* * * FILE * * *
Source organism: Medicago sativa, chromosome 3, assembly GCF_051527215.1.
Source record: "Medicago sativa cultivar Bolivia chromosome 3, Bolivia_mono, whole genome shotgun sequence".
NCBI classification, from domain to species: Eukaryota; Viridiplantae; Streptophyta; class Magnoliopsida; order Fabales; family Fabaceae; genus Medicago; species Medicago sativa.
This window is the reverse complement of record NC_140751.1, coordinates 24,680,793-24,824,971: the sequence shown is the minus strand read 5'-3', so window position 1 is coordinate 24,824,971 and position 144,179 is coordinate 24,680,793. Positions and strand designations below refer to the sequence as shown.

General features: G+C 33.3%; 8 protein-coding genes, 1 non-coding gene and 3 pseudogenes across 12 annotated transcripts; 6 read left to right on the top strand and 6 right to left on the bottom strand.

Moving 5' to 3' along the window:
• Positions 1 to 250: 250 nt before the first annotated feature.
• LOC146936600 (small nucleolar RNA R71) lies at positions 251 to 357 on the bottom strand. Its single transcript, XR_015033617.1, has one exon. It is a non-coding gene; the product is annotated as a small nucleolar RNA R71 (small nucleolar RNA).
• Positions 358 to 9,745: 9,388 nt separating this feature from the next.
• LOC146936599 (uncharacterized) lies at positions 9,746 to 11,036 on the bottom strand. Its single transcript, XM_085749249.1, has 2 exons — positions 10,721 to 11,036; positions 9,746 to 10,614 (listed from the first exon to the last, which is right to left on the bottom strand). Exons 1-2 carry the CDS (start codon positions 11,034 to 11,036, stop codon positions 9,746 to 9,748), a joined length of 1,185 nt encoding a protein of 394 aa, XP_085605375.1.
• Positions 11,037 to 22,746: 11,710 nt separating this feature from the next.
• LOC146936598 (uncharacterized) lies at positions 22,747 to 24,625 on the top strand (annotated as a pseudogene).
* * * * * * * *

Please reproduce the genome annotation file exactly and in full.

Source organism: Medicago sativa, chromosome 3, assembly GCF_051527215.1.
Source record: "Medicago sativa cultivar Bolivia chromosome 3, Bolivia_mono, whole genome shotgun sequence".
NCBI classification, from domain to species: Eukaryota; Viridiplantae; Streptophyta; class Magnoliopsida; order Fabales; family Fabaceae; genus Medicago; species Medicago sativa.
This window is the reverse complement of record NC_140751.1, coordinates 24,680,793-24,824,971: the sequence shown is the minus strand read 5'-3', so window position 1 is coordinate 24,824,971 and position 144,179 is coordinate 24,680,793. Positions and strand designations below refer to the sequence as shown.

General features: G+C 33.3%; 8 protein-coding genes, 1 non-coding gene and 3 pseudogenes across 12 annotated transcripts; 6 read left to right on the top strand and 6 right to left on the bottom strand.

Moving 5' to 3' along the window:
• Positions 1 to 250: 250 nt before the first annotated feature.
• LOC146936600 (small nucleolar RNA R71) lies at positions 251 to 357 on the bottom strand. Its single transcript, XR_015033617.1, has one exon. It is a non-coding gene; the product is annotated as a small nucleolar RNA R71 (small nucleolar RNA).
• Positions 358 to 9,745: 9,388 nt separating this feature from the next.
• LOC146936599 (uncharacterized) lies at positions 9,746 to 11,036 on the bottom strand. Its single transcript, XM_085749249.1, has 2 exons — positions 10,721 to 11,036; positions 9,746 to 10,614 (listed from the first exon to the last, which is right to left on the bottom strand). Exons 1-2 carry the CDS (start codon positions 11,034 to 11,036, stop codon positions 9,746 to 9,748), a joined length of 1,185 nt encoding a protein of 394 aa, XP_085605375.1.
• Positions 11,037 to 22,746: 11,710 nt separating this feature from the next.
• LOC146936598 (uncharacterized) lies at positions 22,747 to 24,625 on the top strand (annotated as a pseudogene).